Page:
Cape Town International airport was packed to the rafters on Wednesday night as the first groups of Cape hujjaj arrived home from the journey of a lifetime. From 8pm, family and friends started arriving, waiting anxiously for the news hajjis to walk through the electric doors at the domestic arrivals section.
Many people stood with posters welcoming the hujjaj, while others brought flowers and children waited with anticipation – the nerves and excitement clearly showing on their faces. With the first flight delayed by 40 minutes, the anxiousness grew, as more than 400 people crammed into the domestic arrivals passage.
Airport security cordoned off the arrival sections to ensure that well wishers did not block the passage while Sahuc volunteers controlled the crowds. 110 pilgrims arrived last night with various haj groups. By 10.30 the first hujaaj streamed in, and there was much jubilation from the crowd.
Wearing the traditional Cape hujjaj style garb, they seemed relaxed and contented. But after greeting their family and friends, many hujjaj broke down in tears, some clinging onto their young children. Fazlin Ranjan from Mitchells Plain travelled with her ill, wheelchair-bound husband and was flanked by their kids.
“I’m excited and also sad to have left Makkah and Madinah…its mixed emotions,” she said, adding that her experience had been “unforgettable”.
Rashida Morton from Bellville who travelled with Al Anwah Haj and Umrah was overcome with happiness to be back home.
“I feel exhilarated and I feel like a re-born person. I feel so full of spirit, alhamdullilah,” she related.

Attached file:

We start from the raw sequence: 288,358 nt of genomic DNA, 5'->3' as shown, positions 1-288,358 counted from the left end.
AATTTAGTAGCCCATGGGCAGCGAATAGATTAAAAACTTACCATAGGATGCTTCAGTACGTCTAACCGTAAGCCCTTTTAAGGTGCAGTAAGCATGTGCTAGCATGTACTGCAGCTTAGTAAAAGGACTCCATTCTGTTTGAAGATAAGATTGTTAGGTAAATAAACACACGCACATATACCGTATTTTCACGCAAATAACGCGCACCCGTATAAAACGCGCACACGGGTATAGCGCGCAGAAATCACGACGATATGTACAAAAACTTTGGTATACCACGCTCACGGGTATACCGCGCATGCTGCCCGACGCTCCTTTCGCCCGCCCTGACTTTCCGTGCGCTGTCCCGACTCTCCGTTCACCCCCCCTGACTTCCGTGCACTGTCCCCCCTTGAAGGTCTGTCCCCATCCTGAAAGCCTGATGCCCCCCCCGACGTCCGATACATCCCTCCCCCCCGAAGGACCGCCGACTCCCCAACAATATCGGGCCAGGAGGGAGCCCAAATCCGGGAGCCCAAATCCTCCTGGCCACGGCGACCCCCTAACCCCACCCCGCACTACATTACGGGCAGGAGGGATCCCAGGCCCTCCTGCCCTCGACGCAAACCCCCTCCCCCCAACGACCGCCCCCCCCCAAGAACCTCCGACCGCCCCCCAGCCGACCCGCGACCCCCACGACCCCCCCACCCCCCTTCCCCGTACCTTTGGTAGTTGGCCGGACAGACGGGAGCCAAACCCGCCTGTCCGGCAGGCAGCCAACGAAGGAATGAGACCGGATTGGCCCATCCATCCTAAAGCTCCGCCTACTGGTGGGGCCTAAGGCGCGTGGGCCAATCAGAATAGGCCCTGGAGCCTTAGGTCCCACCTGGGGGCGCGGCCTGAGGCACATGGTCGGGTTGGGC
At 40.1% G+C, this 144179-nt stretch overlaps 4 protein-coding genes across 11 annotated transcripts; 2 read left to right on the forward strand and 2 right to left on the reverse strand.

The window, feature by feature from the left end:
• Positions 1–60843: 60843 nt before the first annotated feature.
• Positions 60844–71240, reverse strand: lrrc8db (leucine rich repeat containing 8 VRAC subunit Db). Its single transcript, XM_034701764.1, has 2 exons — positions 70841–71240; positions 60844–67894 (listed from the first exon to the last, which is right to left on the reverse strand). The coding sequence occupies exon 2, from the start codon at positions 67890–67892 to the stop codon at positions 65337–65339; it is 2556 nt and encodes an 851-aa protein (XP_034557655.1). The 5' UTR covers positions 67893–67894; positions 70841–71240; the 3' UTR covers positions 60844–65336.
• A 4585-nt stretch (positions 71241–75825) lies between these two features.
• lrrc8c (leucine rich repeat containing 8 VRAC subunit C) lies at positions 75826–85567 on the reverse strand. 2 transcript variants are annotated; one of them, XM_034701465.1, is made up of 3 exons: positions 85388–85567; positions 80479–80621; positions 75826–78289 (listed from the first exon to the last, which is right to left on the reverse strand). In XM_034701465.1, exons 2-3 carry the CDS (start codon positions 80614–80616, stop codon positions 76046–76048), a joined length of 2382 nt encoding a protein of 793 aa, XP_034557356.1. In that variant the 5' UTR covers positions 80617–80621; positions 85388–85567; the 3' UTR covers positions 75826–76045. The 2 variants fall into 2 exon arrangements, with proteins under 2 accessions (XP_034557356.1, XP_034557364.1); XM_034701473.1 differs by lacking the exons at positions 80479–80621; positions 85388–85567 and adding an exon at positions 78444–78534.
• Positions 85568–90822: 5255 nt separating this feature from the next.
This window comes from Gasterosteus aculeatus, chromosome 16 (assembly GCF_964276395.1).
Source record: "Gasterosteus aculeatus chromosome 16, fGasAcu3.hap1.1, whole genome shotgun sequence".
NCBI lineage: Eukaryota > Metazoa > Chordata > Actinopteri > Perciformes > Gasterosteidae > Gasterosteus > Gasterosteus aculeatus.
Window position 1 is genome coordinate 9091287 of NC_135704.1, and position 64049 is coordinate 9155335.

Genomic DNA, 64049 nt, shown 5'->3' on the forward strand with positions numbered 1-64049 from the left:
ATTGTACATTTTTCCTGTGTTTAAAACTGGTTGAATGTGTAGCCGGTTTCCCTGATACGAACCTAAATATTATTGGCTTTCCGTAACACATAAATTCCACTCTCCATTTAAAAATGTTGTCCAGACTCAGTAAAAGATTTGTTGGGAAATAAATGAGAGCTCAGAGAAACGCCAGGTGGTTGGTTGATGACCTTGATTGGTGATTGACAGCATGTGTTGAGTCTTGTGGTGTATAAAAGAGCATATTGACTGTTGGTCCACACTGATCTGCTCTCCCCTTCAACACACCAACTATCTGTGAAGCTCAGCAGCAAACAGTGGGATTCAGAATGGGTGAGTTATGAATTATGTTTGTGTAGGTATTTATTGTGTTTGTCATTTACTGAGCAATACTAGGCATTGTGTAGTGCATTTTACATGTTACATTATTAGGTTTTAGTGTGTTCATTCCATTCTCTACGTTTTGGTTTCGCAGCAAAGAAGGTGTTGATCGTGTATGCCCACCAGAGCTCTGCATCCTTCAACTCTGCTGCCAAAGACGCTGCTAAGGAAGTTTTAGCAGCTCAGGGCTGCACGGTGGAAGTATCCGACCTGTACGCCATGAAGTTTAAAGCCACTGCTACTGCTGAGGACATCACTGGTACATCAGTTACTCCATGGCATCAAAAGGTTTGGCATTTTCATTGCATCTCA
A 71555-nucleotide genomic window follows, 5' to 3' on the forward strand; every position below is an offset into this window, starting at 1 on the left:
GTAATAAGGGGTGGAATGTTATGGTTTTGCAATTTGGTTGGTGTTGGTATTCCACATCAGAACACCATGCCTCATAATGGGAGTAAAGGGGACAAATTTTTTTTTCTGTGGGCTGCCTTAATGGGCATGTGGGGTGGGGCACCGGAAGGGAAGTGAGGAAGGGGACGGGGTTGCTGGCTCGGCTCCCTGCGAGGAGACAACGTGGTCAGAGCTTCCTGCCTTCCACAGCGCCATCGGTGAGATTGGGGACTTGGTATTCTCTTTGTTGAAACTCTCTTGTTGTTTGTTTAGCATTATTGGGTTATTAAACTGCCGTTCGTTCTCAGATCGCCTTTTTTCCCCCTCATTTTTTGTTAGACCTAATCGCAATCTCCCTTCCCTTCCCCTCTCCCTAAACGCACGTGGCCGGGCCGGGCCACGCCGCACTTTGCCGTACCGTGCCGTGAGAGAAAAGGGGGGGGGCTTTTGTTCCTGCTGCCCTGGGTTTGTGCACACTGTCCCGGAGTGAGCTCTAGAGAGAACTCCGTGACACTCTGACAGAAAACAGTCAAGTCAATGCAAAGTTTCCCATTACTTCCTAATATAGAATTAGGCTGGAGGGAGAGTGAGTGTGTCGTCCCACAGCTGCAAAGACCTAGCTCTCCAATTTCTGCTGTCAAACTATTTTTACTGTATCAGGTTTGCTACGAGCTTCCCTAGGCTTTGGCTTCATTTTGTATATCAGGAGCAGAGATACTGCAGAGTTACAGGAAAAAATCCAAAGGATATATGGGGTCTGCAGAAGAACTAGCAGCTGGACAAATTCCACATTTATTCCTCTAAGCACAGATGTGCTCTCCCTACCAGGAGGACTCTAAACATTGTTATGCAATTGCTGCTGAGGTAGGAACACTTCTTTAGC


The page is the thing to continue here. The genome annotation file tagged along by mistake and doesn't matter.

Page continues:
“The haj is indescribable…it is something no one can take away from you.”
Hajji Moegsin Jardine from Kensington, who performed haj many years ago, believes the haj has been made easier.
“Its totally different from all the times I went before. Everything took me by surprise.”
Sheikh Ebrahim Gabriels said he was honoured to be part of the first group to arrive back home. Gabriels, who had the task of being a spiritual leader, reflected on his experience this year.
“It seems as if the ummah has grown closer to one another. The spirit and the love was unbelievable…it’s as if Muslims were saying to each other ‘we must put our differences aside as we are one ummah’. The purpose of haj is that Allah wants us to be together, there is no such thing as race, culture or ethnic group. Allah is just looking at you as a human being. And that is how we should accept all Muslims around the world.”
Gabriels delivered a heart rendering prayer from the South African camp on the day of Arafat last Friday and described the spirit of the hujjaj as “electrifying”.
“The South Africans were crying, and if you look to your right hand side, you see the Nigerians, Senegalese and Ghanaians also crying. It’s unimaginable how everyone was immersed in dua.”
The first haj groups to arrive were Al Anwah Haj and Umrah, Khidmatul Awaam, Nurul’Ain, Boolays Travel and Shafeek’s Travels. Sedick Steenkamp, the chairperson of the South African Haj Travel Operators Association (Sathoa), said they expected the first arrivals to be packed and planned accordingly.
“We have ensured that we have our people here at the airport, with the assistance from Sahuc and the Airports Company. Unfortunately, the domestic side is a bit small to cater for crowds like this, but with the discipline we have seen are things going fairly smoothly.”
Hujjaj are expected to arrive on flights every day for the next week. Sahuc president Shaheen Essop says the majority of SA hujjaj, about 1600, were expected home by the weekend. VOC